Useful argumentation: a critique of the epistemological approach

Informal Logic 25 (3):261-275 (2005)

Brian Huss
State University of New York at Potsdam
The main rationale for adopting the epistemological approach to argumentation seems to take the form of a criticism of the consensus theory. This criticism says that some instances of clearly bad argumentation count as acceptable instances of argumentation on the consensus theory. Supposedly, the epistemological approach does not have this problem. I suggest that the kind of normativity argumentation theorists should be concerned with is the normativity associated with giving real-world advice on how to partake in a critical discussion. I try to show that when we understand the normativity of argumentative standards in this way, the main criticism of the consensus theory falls short, and the epistemological approach does not really have the advantages over the consensus theory that it is purported to have. If I am right, then the main reason offered for adopting the epistemological approach fails, and we should stick with the consensus theory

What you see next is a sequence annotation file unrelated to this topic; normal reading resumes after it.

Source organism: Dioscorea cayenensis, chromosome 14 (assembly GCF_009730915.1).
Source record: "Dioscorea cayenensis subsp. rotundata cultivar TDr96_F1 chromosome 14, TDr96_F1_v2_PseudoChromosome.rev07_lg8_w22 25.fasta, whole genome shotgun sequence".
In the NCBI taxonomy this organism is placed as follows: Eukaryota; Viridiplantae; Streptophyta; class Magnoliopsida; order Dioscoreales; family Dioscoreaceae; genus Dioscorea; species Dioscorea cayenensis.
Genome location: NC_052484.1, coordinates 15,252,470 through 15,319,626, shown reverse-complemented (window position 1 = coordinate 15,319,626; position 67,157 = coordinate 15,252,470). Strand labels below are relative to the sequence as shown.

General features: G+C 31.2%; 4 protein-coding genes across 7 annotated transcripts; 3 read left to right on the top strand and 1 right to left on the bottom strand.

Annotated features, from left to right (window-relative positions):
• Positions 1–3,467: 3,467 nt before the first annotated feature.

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References found in this work BETA

Knowledge in a Social World.Alvin I. Goldman - 1999 - Oxford University Press.
An Introduction to Non-Classical Logic.Graham Priest - 2001 - Bulletin of Symbolic Logic 12 (2):294-295.
The Logic of Deep Disagreements.Robert Fogelin - 1985 - Informal Logic 7 (1):3-11.

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The Question of Truth.David Botting - 2010 - Informal Logic 30 (4):413-434.

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